Then over here there are the liberals, and they’re concerned for social justice and transformation of society and equality. Unfortunately, they’ve sacrificed the gospel, but what we’re going to do, we who are under 30.… We’re going to get this right. We’re going to put them together again. Give it to me. My turn. We’re taking it on, and we’ll put it together.” I could refer you to a lot of books today that take on exactly that attitude.

It’s a good thing to keep together what God has joined together and not to put it asunder, no doubt. But before we try to lay out some of the biblical principles, I think at least a little bit of historical correction is worthwhile. There have been some major studies done both in Britain and in the US to ask, “Who is it that is working on the street at the actual service level in Oxfam, UNICEF, and Tearfund?” In other words, what is the distribution of people in those sorts of organizations?

To everyone’s surprise, whenever longitudinal studies across the last couple of decades have been undertaken to find out which people have poured themselves into these organizations, then with vast disproportionality, it has been discovered that it has been conservatives who have actually been doing an awful lot of the work in those areas.

I was brought up in very conservative circles in French Canada, and my father was an old-fashioned preacher, but let me tell you, his compassion for the down-and-outers, the weak, and the broken.… Even when he died, he didn’t have much money left, but he made jolly sure that although his kids got some, a fair bit of what little he had left he bequeathed to various pastoral and social issues because he was concerned for the poor.

My experience has been that those who have come out of that conservative background have not been more negligent in serving the communities. They haven’t talked about it as much, but by and large, they have been pretty heavily involved. Undoubtedly there are some stereotypes over there, where they just preach the gospel and can’t stand people, but it’s a stereotype to think that those who are faithful with the gospel don’t show any compassion for issues of social justice.

It is very important, therefore, not to build up a kind of antithesis that says, “These blokes got it wrong, and those blokes got it wrong, and in our generation, we will get it right.” That smacks of a fair bit of historical ignorance and maybe a wee touch of arrogance as well. What is really important, instead, is to ask, “What says the Scripture?”

It’s not simply an issue of whether you do both or how you do both or how you distribute your time between the two polarities. The issue, rather, is how we think the Bible puts the two together. What is the undergirding structure of thought? In other words, it’s not just as if these two things are independent, and then you figure out what proportionality you have to each one, but how they are put together in the Bible. Let me explain what I mean by this before I actually try saying something positive.

One very well-known writer, Brian McLaren, has said repeatedly, for example, that Jesus’ so-called second greatest commandment is part of the gospel. So the first commandment is, “You shall love God with heart, soul, mind, and strength.” The second commandment is, “You shall love your neighbor as yourself,” and that’s part of the gospel.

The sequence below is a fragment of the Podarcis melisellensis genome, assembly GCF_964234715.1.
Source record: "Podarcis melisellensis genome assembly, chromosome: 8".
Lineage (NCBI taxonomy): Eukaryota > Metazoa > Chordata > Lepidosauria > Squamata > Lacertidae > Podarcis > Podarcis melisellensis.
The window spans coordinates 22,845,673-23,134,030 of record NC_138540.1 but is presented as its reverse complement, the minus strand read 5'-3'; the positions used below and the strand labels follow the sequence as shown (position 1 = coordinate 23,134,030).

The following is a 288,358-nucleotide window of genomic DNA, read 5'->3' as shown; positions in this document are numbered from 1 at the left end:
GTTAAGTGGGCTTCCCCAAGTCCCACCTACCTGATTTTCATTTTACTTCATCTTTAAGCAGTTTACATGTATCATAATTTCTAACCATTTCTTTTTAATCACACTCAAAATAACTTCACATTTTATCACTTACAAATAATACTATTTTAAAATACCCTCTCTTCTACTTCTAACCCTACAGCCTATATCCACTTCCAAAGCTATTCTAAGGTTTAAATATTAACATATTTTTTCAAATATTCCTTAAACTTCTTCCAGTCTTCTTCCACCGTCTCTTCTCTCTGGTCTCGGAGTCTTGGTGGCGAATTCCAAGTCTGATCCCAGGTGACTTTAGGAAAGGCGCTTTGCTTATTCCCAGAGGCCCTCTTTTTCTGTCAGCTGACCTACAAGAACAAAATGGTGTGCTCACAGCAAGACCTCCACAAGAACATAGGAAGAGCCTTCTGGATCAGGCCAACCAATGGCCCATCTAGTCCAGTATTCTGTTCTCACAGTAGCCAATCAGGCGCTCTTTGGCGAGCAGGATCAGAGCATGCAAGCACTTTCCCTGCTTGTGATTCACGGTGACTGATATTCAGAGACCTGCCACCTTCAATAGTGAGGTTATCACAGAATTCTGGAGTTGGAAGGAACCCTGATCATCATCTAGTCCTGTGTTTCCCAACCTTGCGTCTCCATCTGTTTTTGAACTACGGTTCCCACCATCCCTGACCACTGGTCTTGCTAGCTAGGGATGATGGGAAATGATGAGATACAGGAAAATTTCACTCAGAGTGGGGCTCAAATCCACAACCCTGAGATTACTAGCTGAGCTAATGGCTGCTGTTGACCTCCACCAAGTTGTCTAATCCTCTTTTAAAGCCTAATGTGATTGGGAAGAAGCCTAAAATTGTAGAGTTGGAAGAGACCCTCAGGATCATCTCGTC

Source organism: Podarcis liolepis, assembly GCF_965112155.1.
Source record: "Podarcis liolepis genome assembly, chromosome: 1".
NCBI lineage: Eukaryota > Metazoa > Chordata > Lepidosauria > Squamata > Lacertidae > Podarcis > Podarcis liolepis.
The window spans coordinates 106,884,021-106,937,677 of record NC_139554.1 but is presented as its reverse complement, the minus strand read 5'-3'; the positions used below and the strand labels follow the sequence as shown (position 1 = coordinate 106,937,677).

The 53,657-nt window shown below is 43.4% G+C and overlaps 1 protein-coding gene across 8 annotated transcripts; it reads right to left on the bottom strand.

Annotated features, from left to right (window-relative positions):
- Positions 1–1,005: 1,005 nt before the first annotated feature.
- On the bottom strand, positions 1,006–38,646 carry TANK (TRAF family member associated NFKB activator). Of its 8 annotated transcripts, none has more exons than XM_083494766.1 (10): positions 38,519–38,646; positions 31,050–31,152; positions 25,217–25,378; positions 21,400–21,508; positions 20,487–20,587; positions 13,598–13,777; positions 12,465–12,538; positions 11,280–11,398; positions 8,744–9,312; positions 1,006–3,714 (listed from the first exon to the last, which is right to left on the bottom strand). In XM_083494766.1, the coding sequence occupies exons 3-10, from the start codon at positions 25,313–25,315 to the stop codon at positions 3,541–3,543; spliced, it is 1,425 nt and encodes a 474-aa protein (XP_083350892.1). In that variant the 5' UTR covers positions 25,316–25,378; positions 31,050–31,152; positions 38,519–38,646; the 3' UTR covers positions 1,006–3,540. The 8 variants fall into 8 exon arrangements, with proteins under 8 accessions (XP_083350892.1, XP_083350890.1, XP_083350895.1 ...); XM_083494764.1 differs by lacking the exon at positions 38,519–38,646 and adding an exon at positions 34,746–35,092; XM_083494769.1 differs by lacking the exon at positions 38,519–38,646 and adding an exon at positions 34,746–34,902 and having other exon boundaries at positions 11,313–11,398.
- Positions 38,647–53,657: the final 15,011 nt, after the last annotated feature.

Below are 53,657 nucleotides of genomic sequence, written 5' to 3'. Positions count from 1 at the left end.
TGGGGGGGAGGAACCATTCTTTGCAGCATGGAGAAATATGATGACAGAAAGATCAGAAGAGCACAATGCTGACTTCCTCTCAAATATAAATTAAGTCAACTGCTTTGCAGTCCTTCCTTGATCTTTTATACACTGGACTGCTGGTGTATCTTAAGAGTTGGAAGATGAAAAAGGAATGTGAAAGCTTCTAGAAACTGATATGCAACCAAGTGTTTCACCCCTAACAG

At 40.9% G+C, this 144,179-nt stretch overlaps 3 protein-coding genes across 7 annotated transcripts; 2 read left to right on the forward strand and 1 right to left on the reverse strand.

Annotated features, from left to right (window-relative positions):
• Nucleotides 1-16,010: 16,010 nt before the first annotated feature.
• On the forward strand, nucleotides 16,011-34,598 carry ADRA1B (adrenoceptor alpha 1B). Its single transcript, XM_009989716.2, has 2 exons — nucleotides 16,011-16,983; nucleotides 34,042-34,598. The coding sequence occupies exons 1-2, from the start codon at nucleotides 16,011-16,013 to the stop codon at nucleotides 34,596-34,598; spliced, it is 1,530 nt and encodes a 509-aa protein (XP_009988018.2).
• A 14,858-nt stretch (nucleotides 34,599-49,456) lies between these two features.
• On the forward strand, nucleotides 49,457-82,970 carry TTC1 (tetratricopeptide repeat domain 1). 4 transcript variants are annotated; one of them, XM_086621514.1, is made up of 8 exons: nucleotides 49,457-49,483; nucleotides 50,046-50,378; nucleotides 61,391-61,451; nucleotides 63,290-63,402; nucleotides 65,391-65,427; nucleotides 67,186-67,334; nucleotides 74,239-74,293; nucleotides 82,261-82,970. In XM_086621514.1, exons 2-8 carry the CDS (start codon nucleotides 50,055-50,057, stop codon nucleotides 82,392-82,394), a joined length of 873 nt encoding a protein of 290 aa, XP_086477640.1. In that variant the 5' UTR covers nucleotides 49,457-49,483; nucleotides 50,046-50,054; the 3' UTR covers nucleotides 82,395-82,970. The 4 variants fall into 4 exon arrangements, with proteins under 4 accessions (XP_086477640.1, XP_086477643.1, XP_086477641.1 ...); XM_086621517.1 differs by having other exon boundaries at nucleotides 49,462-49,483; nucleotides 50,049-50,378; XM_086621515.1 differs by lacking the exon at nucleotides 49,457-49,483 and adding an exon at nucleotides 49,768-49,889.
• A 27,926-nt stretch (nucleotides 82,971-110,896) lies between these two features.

Well, it’s part of the Canonical Gospels. That’s correct, but is a commandment part of the gospel? What is the gospel? How do you define the gospel? Is the command to love your neighbor as yourself part of the gospel? A seminary president, who shall remain blissfully nameless, was asked in an interview not too long ago, “What do you understand the gospel, to be?”

He said, “Well, the gospel, first of all, concerns the cross of Christ and how a person is reconciled to God and justification by grace alone through faith alone. There’s also a gospel of justice that’s also part of the Bible.” There is no doubt the Bible says quite a lot about justice. Is there any passage that speaks of a kind of gospel of justice?

I’m not trying to duck the importance of justice. I’m merely trying to ask the question.… How do the bits and pieces come together? Is it right to think of justice issues as part of the gospel? If so, in what sense? Are they part of what the gospel is or part of the effect of the gospel? How do we think about these things?

I know a group made up of largely younger people that calls itself the Faith in Action group, whose aim is “the transformation of self and society.” Well, in one sense, in the light of the evangelical awakening, who wants to question that? Yet when you try to build up a kind of theology of change and transformation, an expectation of change and transformation from the New Testament …

Is Paul, for example, actually trying to change the Roman Empire as such, or is he trying to see people converted out of the world and the church being the social grouping that changes, and insofar as this social grouping is also made up of people who are in the empire, then it changes the empire, but does Paul have a huge expectation about how to change laws in Rome, or does he have an idea of men and women who are changed who constitute a new society, the called-out people of God?

What does Jesus say? Does he say, “I will transform the Roman Empire,” or does he say, “I will build my church”? But does that mean we have no responsibility for the Roman Empire? You suddenly realize that when you start thinking about these things, there are categories you have to think through as to how the pieces come together. It’s not just a question of how you distribute your time amongst the various obligations and possibilities you actually might have. Now I could give you a lot of examples along these lines, but let me try to come to some articulation.